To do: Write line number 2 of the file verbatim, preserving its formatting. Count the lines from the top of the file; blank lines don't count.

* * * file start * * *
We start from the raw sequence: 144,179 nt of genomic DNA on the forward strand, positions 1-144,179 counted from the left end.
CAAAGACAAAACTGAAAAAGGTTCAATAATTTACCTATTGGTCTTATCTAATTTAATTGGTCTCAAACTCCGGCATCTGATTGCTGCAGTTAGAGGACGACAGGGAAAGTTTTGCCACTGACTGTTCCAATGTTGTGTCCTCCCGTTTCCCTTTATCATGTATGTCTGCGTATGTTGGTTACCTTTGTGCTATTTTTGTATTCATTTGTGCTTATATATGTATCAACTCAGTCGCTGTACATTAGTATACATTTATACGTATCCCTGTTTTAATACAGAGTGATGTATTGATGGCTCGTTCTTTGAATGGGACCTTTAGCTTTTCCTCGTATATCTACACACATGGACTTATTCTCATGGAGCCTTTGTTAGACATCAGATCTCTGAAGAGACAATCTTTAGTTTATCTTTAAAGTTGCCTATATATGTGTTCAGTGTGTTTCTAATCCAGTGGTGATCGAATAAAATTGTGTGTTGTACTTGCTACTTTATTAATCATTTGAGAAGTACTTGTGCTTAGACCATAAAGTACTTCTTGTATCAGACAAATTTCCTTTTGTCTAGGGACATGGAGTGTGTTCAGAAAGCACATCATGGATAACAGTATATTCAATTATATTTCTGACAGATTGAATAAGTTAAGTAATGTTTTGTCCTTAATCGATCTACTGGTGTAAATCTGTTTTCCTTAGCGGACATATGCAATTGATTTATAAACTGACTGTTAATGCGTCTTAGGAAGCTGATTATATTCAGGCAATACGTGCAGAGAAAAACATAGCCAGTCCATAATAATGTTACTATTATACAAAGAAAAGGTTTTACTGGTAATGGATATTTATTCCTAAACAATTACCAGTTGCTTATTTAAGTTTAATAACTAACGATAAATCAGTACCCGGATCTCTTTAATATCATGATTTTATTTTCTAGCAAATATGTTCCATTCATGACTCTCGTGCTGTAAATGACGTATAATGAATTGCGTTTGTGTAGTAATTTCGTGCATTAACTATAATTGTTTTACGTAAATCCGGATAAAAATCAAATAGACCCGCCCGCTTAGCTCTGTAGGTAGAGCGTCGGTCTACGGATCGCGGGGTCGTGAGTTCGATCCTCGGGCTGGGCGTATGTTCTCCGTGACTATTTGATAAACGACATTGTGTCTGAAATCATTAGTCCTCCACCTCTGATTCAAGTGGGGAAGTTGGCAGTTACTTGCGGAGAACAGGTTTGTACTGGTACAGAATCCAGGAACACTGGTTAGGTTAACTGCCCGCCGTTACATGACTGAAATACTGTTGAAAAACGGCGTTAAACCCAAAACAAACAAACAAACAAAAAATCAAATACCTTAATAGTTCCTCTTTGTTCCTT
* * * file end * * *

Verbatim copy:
CAAAGACAAAACTGAAAAAGGTTCAATAATTTACCTATTGGTCTTATCTAATTTAATTGGTCTCAAACTCCGGCATCTGATTGCTGCAGTTAGAGGACGACAGGGAAAGTTTTGCCACTGACTGTTCCAATGTTGTGTCCTCCCGTTTCCCTTTATCATGTATGTCTGCGTATGTTGGTTACCTTTGTGCTATTTTTGTATTCATTTGTGCTTATATATGTATCAACTCAGTCGCTGTACATTAGTATACATTTATACGTATCCCTGTTTTAATACAGAGTGATGTATTGATGGCTCGTTCTTTGAATGGGACCTTTAGCTTTTCCTCGTATATCTACACACATGGACTTATTCTCATGGAGCCTTTGTTAGACATCAGATCTCTGAAGAGACAATCTTTAGTTTATCTTTAAAGTTGCCTATATATGTGTTCAGTGTGTTTCTAATCCAGTGGTGATCGAATAAAATTGTGTGTTGTACTTGCTACTTTATTAATCATTTGAGAAGTACTTGTGCTTAGACCATAAAGTACTTCTTGTATCAGACAAATTTCCTTTTGTCTAGGGACATGGAGTGTGTTCAGAAAGCACATCATGGATAACAGTATATTCAATTATATTTCTGACAGATTGAATAAGTTAAGTAATGTTTTGTCCTTAATCGATCTACTGGTGTAAATCTGTTTTCCTTAGCGGACATATGCAATTGATTTATAAACTGACTGTTAATGCGTCTTAGGAAGCTGATTATATTCAGGCAATACGTGCAGAGAAAAACATAGCCAGTCCATAATAATGTTACTATTATACAAAGAAAAGGTTTTACTGGTAATGGATATTTATTCCTAAACAATTACCAGTTGCTTATTTAAGTTTAATAACTAACGATAAATCAGTACCCGGATCTCTTTAATATCATGATTTTATTTTCTAGCAAATATGTTCCATTCATGACTCTCGTGCTGTAAATGACGTATAATGAATTGCGTTTGTGTAGTAATTTCGTGCATTAACTATAATTGTTTTACGTAAATCCGGATAAAAATCAAATAGACCCGCCCGCTTAGCTCTGTAGGTAGAGCGTCGGTCTACGGATCGCGGGGTCGTGAGTTCGATCCTCGGGCTGGGCGTATGTTCTCCGTGACTATTTGATAAACGACATTGTGTCTGAAATCATTAGTCCTCCACCTCTGATTCAAGTGGGGAAGTTGGCAGTTACTTGCGGAGAACAGGTTTGTACTGGTACAGAATCCAGGAACACTGGTTAGGTTAACTGCCCGCCGTTACATGACTGAAATACTGTTGAAAAACGGCGTTAAACCCAAAACAAACAAACAAACAAAAAATCAAATACCTTAATAGTTCCTCTTTGTTCCTT